What you need to know: The initial investment includes the franchise fee, along with other startup expenses such as real estate, equipment, supplies, business licenses, and working capital. This is outlined in a chart in Item 7 of the FDD, showing a range of possible costs from low to high.
- Net Worth Requirement
Definition: The minimum net worth you must have in order to qualify to become a franchisee of this company
What you need to know: Net worth is the value of a person's assets minus liabilities. Assets include cash, stocks, retirement accounts, and real estate. Liabilities include items like mortgages, car payments, and credit card debt.
- Cash Requirement
- $400,000 - $500,000
Definition: The minimum liquid capital you must have available in order to qualify to become a franchisee of this company.
- Veteran Incentives
- 20% off franchise and royalty fees with purchase of 3+ clubs
Definition: A discount or other incentive offered to military veterans who buy a franchise with this company.
- Royalty Fee
Definition: A ongoing fee paid to the franchisor on a regular basis.
What you need to know: Most franchisors require franchisees to pay an ongoing royalty fee, which is detailed in Item 6 of the FDD. This fee is typically a percentage of weekly or monthly gross sales, but may also be a flat weekly, monthly, or annual fee.
- Ad Royalty Fee
Definition: An going fee paid to the franchisor on a regular basis to support advertising or marketing efforts.
What you need to know: This may also be called advertising fee, marketing fee, brand fund fee, and more, but the basic purpose is the same-- to support promotion of the brand systemwide. As with the royalty fee, it is detailed in Item 6 of the FDD, and can be a percentage of weekly or monthly gross sales or a weekly, monthly, or annual fee.
- Term of Agreement
- 10 years
Definition: The length of time your franchise agreement will last.
What you need to know: Franchise terms are typically anywhere from 5 to 20 years in length, but are sometimes instead dependent on factors such as the term of your lease. Once your term is up, you may have the option to renew your agreement, typically for a smaller fee than the original franchise fee.
- Is franchise term renewable?
Some franchisors offer in-house financing, while others have relationships with third-party financing sources to which they refer qualified franchisees.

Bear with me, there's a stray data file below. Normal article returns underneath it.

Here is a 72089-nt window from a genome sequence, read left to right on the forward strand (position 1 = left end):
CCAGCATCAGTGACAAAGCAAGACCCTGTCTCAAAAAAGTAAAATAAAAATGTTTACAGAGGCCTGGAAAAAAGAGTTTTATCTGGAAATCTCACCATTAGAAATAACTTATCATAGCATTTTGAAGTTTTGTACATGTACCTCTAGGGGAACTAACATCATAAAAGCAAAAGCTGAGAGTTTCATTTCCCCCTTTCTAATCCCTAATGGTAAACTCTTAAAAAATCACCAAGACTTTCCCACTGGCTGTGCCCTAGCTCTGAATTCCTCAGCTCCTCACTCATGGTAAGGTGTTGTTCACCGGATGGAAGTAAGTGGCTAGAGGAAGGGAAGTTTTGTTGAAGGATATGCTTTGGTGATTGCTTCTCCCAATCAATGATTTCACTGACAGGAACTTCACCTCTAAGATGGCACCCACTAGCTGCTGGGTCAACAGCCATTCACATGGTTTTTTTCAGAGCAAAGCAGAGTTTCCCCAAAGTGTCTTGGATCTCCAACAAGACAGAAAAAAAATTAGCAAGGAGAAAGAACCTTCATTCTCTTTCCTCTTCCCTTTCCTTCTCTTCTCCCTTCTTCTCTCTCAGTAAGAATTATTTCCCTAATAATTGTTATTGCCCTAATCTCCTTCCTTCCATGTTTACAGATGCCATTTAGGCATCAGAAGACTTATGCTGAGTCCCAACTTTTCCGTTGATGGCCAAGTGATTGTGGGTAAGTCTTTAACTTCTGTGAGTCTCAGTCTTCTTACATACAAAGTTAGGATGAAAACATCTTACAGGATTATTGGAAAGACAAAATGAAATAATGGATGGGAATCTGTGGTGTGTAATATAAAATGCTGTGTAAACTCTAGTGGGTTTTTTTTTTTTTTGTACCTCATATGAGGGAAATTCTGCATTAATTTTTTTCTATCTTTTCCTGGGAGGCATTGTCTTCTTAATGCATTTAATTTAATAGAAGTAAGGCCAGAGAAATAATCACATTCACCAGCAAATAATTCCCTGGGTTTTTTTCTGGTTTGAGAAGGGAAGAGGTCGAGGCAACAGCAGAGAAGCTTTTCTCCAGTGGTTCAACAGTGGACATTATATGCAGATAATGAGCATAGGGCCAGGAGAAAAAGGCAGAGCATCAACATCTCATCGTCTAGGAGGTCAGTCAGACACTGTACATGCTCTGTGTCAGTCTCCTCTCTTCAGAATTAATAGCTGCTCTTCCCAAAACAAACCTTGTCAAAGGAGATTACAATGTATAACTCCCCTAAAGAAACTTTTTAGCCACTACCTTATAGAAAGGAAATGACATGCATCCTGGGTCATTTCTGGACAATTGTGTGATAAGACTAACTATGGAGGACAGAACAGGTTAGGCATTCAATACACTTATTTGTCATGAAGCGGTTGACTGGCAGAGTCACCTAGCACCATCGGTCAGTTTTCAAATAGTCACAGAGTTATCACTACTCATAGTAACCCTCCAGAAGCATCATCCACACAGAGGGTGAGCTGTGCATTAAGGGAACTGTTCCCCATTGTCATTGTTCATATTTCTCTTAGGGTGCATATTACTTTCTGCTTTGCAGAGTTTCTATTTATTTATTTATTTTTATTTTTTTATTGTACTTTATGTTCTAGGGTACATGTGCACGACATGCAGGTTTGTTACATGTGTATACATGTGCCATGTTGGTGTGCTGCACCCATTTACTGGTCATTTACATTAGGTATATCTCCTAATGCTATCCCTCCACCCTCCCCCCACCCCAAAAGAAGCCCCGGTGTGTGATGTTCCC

- Third Party Financing
- Crunch has relationships with third-party sources which offer financing to cover the following: franchise fee, startup costs, equipment, inventory, accounts receivable, payroll
Training & Support Offered
Franchisors offer initial training programs and a variety of ongoing support options to help franchisees run their businesses.
- On-The-Job Training
- 200 hours
- Classroom Training
- 40 hours
- Ongoing Support
Purchasing Co-opsNewsletterMeetings & ConventionsToll-Free LineGrand OpeningOnline SupportSecurity & Safety ProceduresLease NegotiationField OperationsSite SelectionProprietary SoftwareFranchisee Intranet Platform
- Marketing Support
Co-op AdvertisingAd TemplatesNational MediaRegional AdvertisingSocial MediaSEOWebsite DevelopmentEmail MarketingLoyalty Program/App
Additional details about running this franchise.
- Is absentee ownership allowed?
Definition: Absentee ownership means that the franchisee does not actively work in the franchise business or manage day-to-day operations.
- Can this franchise be run from home/mobile unit?
Definition: The business can be run from your home and/or a vehicle, and it is not necessary to have a retail facility, office space, or warehouse.
- Can this franchise be run part time?
Definition: This business can be run by the owner on a part-time basis (less than 40 hours per week) and/or as a side business; it is not necessary for the business to be open/run full-time.
- # of employees required to run
- Are exclusive territories available?
Definition: An exclusive territory is a fixed area in which you are given the right to operate and in which no other units of the same franchise may be opened.
What you need to know: Territory size may be based on factors such as radius, population size, zip codes, and more. Details can be found in Item 12 of the FDD.
Interested in franchise ownership like Crunch? Request a free consultation with a Franchise Advisor now.
Franchise 500 Ranking History
Compare where Crunch landed on this year’s Franchise 500 Ranking versus previous years.
Curious to know where Crunch ranked on other franchise lists? Find out below.